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Hyperthyroidism.

Lancet 2024 January 24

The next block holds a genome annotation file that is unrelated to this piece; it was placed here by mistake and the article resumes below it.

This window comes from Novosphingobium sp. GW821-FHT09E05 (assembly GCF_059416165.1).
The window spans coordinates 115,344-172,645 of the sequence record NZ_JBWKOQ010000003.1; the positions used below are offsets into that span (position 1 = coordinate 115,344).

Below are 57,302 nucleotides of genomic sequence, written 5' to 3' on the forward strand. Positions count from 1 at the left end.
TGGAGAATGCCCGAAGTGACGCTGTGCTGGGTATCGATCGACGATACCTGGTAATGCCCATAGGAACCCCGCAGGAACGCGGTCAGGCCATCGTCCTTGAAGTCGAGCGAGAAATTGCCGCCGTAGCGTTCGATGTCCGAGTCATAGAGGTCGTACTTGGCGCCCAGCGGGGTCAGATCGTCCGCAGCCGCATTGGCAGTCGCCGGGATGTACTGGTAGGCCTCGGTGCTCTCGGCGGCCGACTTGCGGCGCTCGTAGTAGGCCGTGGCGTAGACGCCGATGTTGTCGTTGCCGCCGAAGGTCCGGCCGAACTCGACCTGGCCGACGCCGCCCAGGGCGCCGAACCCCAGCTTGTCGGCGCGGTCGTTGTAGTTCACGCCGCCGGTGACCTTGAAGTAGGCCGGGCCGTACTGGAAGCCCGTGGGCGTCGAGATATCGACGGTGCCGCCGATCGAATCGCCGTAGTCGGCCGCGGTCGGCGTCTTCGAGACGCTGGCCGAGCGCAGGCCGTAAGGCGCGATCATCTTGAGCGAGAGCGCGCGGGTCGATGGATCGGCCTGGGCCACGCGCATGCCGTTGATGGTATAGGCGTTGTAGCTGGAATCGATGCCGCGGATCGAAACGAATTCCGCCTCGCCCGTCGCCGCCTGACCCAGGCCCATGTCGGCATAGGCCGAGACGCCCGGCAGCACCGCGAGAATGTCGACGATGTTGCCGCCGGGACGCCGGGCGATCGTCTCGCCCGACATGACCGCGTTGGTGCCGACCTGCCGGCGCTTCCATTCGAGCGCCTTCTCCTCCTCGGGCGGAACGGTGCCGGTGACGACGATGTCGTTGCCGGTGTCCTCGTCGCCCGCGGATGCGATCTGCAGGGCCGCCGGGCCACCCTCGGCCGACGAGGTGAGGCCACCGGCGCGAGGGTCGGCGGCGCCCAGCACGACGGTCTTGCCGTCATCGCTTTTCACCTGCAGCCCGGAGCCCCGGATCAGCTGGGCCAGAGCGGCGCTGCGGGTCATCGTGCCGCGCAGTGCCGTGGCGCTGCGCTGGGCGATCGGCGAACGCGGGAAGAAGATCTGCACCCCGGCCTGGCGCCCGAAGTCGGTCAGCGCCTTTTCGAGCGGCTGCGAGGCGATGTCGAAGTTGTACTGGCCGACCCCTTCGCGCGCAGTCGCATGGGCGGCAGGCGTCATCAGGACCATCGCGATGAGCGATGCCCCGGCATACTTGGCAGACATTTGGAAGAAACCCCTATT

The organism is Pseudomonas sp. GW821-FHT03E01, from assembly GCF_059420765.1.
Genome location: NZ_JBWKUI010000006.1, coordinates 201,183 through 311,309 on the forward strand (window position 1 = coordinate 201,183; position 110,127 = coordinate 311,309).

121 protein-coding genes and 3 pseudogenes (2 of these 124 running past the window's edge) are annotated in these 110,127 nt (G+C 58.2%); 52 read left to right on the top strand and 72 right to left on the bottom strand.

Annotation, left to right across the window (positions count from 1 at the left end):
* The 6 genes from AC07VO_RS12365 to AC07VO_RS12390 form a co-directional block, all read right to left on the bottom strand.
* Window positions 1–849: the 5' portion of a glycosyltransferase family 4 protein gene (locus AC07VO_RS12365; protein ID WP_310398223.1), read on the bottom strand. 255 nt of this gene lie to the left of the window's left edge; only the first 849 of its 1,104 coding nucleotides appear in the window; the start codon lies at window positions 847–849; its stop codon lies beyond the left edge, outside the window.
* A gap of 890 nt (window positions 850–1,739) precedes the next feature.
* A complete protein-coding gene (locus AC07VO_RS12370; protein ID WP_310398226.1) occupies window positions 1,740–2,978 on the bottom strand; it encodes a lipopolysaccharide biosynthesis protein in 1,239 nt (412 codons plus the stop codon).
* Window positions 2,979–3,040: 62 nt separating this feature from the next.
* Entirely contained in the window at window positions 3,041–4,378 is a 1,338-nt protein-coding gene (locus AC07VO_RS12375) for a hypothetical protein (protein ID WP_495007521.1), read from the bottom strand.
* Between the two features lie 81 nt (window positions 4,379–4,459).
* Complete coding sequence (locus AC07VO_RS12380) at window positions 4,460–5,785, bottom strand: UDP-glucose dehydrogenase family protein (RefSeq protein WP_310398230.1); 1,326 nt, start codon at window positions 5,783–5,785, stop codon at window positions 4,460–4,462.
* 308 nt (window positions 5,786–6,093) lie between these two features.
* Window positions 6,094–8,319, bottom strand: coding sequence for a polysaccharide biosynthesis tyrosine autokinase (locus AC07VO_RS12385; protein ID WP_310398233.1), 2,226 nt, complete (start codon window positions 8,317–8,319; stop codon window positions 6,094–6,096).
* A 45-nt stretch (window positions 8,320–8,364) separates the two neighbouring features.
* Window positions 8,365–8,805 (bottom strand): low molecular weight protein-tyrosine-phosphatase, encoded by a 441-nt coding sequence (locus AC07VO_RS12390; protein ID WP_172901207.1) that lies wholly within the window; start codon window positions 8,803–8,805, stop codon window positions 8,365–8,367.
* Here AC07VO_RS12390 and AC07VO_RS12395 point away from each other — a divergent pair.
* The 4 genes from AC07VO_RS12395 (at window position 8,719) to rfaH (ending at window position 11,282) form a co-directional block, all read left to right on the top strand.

Thyrotoxicosis causes a variety of symptoms and adverse health outcomes. Hyperthyroidism refers to increased thyroid hormone synthesis and secretion, most commonly from Graves' disease or toxic nodular goitre, whereas thyroiditis (typically autoimmune, viral, or drug induced) causes thyrotoxicosis without hyperthyroidism. The diagnosis is based on suppressed serum concentrations of thyroid-stimulating hormone (TSH), accompanied by free thyroxine and total or free tri-iodothyronine concentrations, which are raised (overt hyperthyroidism) or within range (subclinical hyperthyroidism). The underlying cause is determined by clinical assessment, detection of TSH-receptor antibodies and, if necessary, radionuclide thyroid scintigraphy. Treatment options for hyperthyroidism include antithyroid drugs, radioactive iodine, and thyroidectomy, whereas thyroiditis is managed symptomatically or with glucocorticoid therapy. In Graves' disease, first-line treatment is a 12-18-month course of antithyroid drugs, whereas for goitre, radioactive iodine or surgery are preferred for toxic nodules or goitres. Evidence also supports long-term treatment with antithyroid drugs as an option for patients with Graves' disease and toxic nodular goitre.

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